INSIDE March/April 2012
PUBLISHER’S NOTE: ‘It’s Time to Move Out of That Comfortable Place” by Ace Alexander
Conference: “Making It As An Independent Gospel Artist Today” at I Hear Music In the Air Conference
LEGAL BRIEF: Contracts…4 Rules You Must Know Before You Sign by Angela D. Green, Esquire
11 YOUR IMAGE: “What Does Your Ministry Say About You?” by Adrian Anderson 12 YOUR VOICE: “How to be a Better Singer” by Dileesa Hunter 14 COVER STORY: Bryant Scott - “Taking the Gospel to Hollywood” by Letita Martin
17 INTERNATIONAL: Toronto Gospel Film Festival Introduces “Blessed & Cursed” by Kathy Grant 18 Conference: Independent Gospel Alliance 20 IN THE SPOTLIGHT: Rev. Lawrence Thomison 22 RISING STARS: My Sisters Keeper
Rev. Lawrence Thomison
23 Conference/Awards: Rhythm of Gospel 25 NEW MUSIC RELEASES
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Know 4 Rules Before You Sign!
PUBLISHER’S NOTE It’s Time to MOVE Out of That Comfortable Place re you in a comfortable place in your career and ministry but you know there’s so much more for you? Are you afraid to make a move? Well, we’ve all been in that comfortable place and, most likely, still there. You know the place—where everything is going well but it’s no where near the fulfillment of what God has for you. In fact, that comfortable place is sometimes not comfortable at all. It’s just familiar to you, so you stay there. Bishop T.D. Jakes once said, “When you get comfortable in a place where God only intends to take you through, you will delay entering into your promised land.” See, the children of Israel didn’t reach the Promised Land by standing still or staying in the same place. They had to keep moving. And it’s the exact same for you. Just ask yourself this question: “Where I am right now? Is this my promised land?” If it’s not, then I’m speaking directly to YOU. Don’t delay God’s promise for you. Walk in faith and believe in what he has called you to do. Move out of that comfortable place into your promised land.
Mar/Apr 2012 / Vol. 4 No. 5 PUBLISHER Ace Alexander ASSISTANT TO PUBLISHER Alicia Baiden EDITORIAL DIRECTOR Louise M. Moore EDITORIAL ASSISTANT Michelle Slater TEAM OF EXPERTS Adrian Anderson Tina A. Fears Kathy Grant Angela D. Green, Esq. Dileesa Hunter Roderick Jemison Nicole B. Simpson, CFP Chris Squire Mark A. Williams, M.D., Ph.D.
SPECIAL EVENTS REPORTER Letita Martin ADVERTISING LTL Entertainment LLC
AIRPLAY 360 Online Magazine published bi-monthly www.airplay360.com
Ace Alexander Publisher/Founder Follow on Twitter @acealexanderVIP
Copyright © 2008-2012 Airplay 360 Online Magazine, an ace alexander publication Reproduction, in whole or in part, is strictly prohibited. Readers are free to forward this web magazine to friends and colleagues.
Ace Alexander is a national music director and radio personality. He is a recipient of the Central South Distribution REACH Award. He is a two-time nominee for the R&R / Billboard Achievement Awards for Radio Personality and National Music Director of the Year and a 2011 and 2010 Radio Stellar Award nominee. He is also a Music & Entertainment Consultant and Founder of Airplay 360. www.airplay360.com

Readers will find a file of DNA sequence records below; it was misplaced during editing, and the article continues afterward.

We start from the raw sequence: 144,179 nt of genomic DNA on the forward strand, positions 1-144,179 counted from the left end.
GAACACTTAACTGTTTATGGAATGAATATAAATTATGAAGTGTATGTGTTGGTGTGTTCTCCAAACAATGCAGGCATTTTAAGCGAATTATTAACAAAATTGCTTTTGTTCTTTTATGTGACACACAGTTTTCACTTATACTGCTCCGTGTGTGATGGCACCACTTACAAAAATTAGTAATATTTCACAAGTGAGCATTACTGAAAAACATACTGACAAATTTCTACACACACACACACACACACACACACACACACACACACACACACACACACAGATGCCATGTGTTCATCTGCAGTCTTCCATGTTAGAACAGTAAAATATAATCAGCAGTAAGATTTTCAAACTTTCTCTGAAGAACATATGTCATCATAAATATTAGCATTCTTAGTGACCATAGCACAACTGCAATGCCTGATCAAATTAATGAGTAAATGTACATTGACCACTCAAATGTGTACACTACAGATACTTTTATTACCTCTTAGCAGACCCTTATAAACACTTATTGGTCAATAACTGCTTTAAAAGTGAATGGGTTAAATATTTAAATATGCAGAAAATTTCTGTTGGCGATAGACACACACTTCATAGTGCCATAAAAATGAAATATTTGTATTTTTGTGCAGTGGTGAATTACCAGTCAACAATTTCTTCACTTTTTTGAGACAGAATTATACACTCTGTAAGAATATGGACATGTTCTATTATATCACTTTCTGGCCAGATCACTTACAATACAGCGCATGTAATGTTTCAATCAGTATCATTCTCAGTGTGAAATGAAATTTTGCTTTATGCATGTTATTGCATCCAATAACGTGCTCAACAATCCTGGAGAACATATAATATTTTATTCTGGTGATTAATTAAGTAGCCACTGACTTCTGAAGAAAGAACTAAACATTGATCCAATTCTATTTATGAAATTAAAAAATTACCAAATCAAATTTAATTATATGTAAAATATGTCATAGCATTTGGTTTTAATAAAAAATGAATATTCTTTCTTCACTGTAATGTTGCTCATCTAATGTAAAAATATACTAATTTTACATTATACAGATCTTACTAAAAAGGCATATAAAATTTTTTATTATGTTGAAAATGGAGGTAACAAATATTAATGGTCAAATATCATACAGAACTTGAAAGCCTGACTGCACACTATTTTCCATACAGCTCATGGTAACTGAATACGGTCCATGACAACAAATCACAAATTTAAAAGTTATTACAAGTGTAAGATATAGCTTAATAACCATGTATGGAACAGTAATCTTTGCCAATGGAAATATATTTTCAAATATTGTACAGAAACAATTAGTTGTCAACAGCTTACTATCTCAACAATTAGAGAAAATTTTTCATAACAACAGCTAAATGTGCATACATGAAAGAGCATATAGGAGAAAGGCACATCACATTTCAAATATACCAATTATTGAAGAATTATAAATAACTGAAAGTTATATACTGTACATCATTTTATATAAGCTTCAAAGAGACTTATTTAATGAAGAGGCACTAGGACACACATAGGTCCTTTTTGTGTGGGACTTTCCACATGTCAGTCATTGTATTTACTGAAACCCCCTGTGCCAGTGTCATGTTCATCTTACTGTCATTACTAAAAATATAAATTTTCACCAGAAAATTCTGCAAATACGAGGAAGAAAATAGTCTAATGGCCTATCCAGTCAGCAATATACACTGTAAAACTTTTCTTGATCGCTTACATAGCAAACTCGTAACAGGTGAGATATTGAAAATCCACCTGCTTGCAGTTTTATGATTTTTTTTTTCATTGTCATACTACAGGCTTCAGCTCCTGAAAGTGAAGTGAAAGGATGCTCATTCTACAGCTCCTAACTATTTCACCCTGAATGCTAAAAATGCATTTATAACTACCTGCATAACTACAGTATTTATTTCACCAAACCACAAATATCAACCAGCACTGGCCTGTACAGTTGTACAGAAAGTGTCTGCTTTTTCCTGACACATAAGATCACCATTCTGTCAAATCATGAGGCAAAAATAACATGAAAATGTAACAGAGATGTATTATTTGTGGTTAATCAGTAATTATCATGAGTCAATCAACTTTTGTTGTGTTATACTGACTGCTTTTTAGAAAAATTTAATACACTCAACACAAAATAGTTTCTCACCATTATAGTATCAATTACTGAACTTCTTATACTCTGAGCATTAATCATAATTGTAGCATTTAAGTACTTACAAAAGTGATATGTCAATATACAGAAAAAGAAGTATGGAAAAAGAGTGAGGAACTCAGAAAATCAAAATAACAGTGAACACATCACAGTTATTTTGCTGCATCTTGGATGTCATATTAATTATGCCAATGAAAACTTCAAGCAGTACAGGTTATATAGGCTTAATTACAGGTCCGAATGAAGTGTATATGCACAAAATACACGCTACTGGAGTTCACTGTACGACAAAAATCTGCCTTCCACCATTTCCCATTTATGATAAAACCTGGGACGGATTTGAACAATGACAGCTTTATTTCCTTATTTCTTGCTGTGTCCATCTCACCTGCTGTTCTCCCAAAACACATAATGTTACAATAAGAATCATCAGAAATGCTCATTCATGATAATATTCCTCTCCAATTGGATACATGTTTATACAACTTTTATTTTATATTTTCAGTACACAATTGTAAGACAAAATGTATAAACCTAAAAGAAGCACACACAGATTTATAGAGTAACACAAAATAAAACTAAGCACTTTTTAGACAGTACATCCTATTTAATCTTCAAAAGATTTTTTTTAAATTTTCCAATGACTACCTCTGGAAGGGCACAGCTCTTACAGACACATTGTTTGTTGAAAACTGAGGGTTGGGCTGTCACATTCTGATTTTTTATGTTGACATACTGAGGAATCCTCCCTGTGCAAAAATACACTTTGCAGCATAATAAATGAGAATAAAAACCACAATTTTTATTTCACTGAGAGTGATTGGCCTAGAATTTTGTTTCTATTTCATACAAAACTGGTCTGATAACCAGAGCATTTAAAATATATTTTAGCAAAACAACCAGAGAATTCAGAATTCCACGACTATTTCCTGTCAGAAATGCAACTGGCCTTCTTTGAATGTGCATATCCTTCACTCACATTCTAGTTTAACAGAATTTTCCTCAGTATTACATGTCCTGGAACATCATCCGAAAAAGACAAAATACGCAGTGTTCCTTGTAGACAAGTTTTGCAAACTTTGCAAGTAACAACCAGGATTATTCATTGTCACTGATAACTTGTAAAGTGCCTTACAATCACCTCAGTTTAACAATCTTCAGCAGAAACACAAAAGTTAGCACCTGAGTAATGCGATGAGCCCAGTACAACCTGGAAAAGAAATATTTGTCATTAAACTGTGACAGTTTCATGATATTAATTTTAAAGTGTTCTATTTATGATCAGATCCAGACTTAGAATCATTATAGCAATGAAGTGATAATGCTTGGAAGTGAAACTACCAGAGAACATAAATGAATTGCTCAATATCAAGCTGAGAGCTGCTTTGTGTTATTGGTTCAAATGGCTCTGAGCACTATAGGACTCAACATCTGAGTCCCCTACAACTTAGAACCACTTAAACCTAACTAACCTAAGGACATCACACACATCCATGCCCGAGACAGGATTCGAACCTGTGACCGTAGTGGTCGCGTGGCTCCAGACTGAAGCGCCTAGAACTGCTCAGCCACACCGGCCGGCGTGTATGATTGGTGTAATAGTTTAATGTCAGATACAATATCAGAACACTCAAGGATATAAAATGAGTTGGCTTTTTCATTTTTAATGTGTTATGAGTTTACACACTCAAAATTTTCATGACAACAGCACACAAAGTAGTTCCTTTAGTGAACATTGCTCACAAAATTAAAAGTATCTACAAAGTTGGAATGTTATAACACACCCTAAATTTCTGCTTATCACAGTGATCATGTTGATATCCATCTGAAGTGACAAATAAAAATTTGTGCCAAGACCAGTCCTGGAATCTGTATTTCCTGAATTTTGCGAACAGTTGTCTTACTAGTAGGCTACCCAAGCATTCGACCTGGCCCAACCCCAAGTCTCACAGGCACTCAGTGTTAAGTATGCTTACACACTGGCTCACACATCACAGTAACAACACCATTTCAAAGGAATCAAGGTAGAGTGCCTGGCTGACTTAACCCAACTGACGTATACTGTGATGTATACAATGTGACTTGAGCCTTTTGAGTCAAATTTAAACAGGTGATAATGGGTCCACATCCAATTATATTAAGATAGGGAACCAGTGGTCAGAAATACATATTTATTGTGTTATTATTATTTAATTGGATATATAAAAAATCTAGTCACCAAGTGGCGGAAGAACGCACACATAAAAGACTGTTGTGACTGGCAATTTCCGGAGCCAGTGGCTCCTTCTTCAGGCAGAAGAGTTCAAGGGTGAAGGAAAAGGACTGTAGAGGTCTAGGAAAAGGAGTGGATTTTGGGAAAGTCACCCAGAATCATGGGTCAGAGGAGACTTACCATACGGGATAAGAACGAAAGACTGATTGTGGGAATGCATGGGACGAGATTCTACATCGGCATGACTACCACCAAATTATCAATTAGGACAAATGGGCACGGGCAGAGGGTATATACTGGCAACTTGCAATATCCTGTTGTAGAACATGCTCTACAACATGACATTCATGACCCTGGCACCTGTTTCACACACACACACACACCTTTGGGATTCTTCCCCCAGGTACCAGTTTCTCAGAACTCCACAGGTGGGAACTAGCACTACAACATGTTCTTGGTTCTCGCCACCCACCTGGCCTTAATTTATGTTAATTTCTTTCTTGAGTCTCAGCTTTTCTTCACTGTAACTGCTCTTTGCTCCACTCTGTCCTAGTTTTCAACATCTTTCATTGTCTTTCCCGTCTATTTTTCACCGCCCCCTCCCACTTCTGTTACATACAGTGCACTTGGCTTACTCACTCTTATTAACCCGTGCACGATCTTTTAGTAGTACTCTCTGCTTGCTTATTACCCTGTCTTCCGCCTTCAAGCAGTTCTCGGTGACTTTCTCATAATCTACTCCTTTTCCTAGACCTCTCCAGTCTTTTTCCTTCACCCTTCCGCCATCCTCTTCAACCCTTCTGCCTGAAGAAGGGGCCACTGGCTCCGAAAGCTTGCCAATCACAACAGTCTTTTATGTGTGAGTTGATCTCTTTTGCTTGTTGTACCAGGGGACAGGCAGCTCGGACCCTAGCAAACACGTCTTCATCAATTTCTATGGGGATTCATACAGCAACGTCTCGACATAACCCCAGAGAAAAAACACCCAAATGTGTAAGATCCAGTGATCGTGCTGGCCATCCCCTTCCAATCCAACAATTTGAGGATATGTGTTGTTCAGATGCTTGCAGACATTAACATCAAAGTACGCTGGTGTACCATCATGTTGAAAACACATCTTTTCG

DISCLAIMER: The articles and resources in AIRPLAY 360 are not intended to be a substitute for professional consultations. While all attempts have been made to verify information provided in this web magazine, neither the author nor the publisher assumes any responsibility for errors, omissions or contrary interpretation of the subject matter herein.
LEGAL Brief Contracts… 4 RULES You Must Know BEFORE You Sign! BY ANGELA D. GREEN, ESQ.
s an independent artist you enter into a variety of contracts and agreements for your services over the course of your career. You start off with the managers contract. Then, you pray for the recording contract. If you are in high demand, you may need to retain a booking agent via contract. The list goes on and on. Every move that you make, as you build your career in the music industry, is governed by a contract. That is why you need to know some contract rules of conduct. Rule #1: Never sign a contract or agreement on the spot. No matter how good the deal sounds, it can wait a reasonable amount of time for you to read over the terms of the deal before agreeing to them. Rule #2: Never sign a contract or agreement that you do not understand. You are going to be held responsible for the terms of the agreement, so you need to know what is expected of you as well as what is expected from the other party. Rule #3: If the contract needs negotiating, never use the other parties attorney. You need someone who is looking out for your best interest.
“No matter how good the deal sounds, it can wait a reasonable amount of time...” Rule #4: If a service contract requires a large payment, never pay the full amount up front. You should be able to make a reasonable down payment. Then you can evaluate and make sure you receive the service promised, paying the balance in full once services have been completed. These rules could go on from now to infinity because every contract or agreement and situation is different. The four rules above will help you to get through those on-the-spot situations, buying you the time to consult with your manager and/or attorney for guidance. The articles and/or legal tips provided by Angela Green, Esq. are for informational purposes only, concerning general legal principles. You should consult your legal counsel for answers to specific legal questions. Angela Green is an entertainment attorney in Memphis, Tennessee and Vice President of On Location: Memphis International Film & Music Festival. She is also part owner of Key II Entertainment an artist management company and founder/ CEO of music publishing and registration service Positioned for Millions. www.positionmenow.com